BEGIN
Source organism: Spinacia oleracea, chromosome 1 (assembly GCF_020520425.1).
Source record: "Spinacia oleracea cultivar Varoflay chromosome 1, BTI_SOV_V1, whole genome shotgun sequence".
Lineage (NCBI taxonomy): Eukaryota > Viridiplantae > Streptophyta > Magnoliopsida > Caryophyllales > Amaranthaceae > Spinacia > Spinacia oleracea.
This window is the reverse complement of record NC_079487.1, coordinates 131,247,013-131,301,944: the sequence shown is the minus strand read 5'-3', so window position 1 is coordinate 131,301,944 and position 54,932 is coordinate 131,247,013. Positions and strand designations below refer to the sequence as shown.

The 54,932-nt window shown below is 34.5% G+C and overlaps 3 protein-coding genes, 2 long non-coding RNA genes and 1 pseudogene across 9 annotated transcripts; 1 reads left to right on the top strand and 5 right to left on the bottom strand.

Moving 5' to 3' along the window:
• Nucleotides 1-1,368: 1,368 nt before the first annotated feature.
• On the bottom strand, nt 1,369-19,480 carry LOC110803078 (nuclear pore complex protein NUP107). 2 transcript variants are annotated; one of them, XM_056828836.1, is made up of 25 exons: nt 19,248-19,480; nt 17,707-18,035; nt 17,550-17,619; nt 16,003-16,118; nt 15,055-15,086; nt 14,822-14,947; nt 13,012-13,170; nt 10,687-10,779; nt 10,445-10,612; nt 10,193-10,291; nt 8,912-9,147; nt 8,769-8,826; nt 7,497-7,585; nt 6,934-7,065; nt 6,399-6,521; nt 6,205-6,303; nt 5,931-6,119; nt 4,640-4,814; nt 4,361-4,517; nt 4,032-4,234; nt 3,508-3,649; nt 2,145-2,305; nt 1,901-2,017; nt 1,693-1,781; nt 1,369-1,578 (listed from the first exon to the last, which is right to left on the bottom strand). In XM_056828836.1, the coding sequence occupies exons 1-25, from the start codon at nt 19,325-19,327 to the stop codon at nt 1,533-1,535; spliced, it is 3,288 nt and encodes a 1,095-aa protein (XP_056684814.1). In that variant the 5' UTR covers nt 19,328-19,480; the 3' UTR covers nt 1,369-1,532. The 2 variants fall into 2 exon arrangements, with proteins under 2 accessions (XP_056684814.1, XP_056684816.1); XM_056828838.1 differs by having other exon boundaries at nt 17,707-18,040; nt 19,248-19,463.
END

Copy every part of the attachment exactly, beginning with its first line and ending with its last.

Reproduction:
Source organism: Spinacia oleracea, chromosome 1 (assembly GCF_020520425.1).
Source record: "Spinacia oleracea cultivar Varoflay chromosome 1, BTI_SOV_V1, whole genome shotgun sequence".
Lineage (NCBI taxonomy): Eukaryota > Viridiplantae > Streptophyta > Magnoliopsida > Caryophyllales > Amaranthaceae > Spinacia > Spinacia oleracea.
This window is the reverse complement of record NC_079487.1, coordinates 131,247,013-131,301,944: the sequence shown is the minus strand read 5'-3', so window position 1 is coordinate 131,301,944 and position 54,932 is coordinate 131,247,013. Positions and strand designations below refer to the sequence as shown.

The 54,932-nt window shown below is 34.5% G+C and overlaps 3 protein-coding genes, 2 long non-coding RNA genes and 1 pseudogene across 9 annotated transcripts; 1 reads left to right on the top strand and 5 right to left on the bottom strand.

Moving 5' to 3' along the window:
• Nucleotides 1-1,368: 1,368 nt before the first annotated feature.
• On the bottom strand, nt 1,369-19,480 carry LOC110803078 (nuclear pore complex protein NUP107). 2 transcript variants are annotated; one of them, XM_056828836.1, is made up of 25 exons: nt 19,248-19,480; nt 17,707-18,035; nt 17,550-17,619; nt 16,003-16,118; nt 15,055-15,086; nt 14,822-14,947; nt 13,012-13,170; nt 10,687-10,779; nt 10,445-10,612; nt 10,193-10,291; nt 8,912-9,147; nt 8,769-8,826; nt 7,497-7,585; nt 6,934-7,065; nt 6,399-6,521; nt 6,205-6,303; nt 5,931-6,119; nt 4,640-4,814; nt 4,361-4,517; nt 4,032-4,234; nt 3,508-3,649; nt 2,145-2,305; nt 1,901-2,017; nt 1,693-1,781; nt 1,369-1,578 (listed from the first exon to the last, which is right to left on the bottom strand). In XM_056828836.1, the coding sequence occupies exons 1-25, from the start codon at nt 19,325-19,327 to the stop codon at nt 1,533-1,535; spliced, it is 3,288 nt and encodes a 1,095-aa protein (XP_056684814.1). In that variant the 5' UTR covers nt 19,328-19,480; the 3' UTR covers nt 1,369-1,532. The 2 variants fall into 2 exon arrangements, with proteins under 2 accessions (XP_056684814.1, XP_056684816.1); XM_056828838.1 differs by having other exon boundaries at nt 17,707-18,040; nt 19,248-19,463.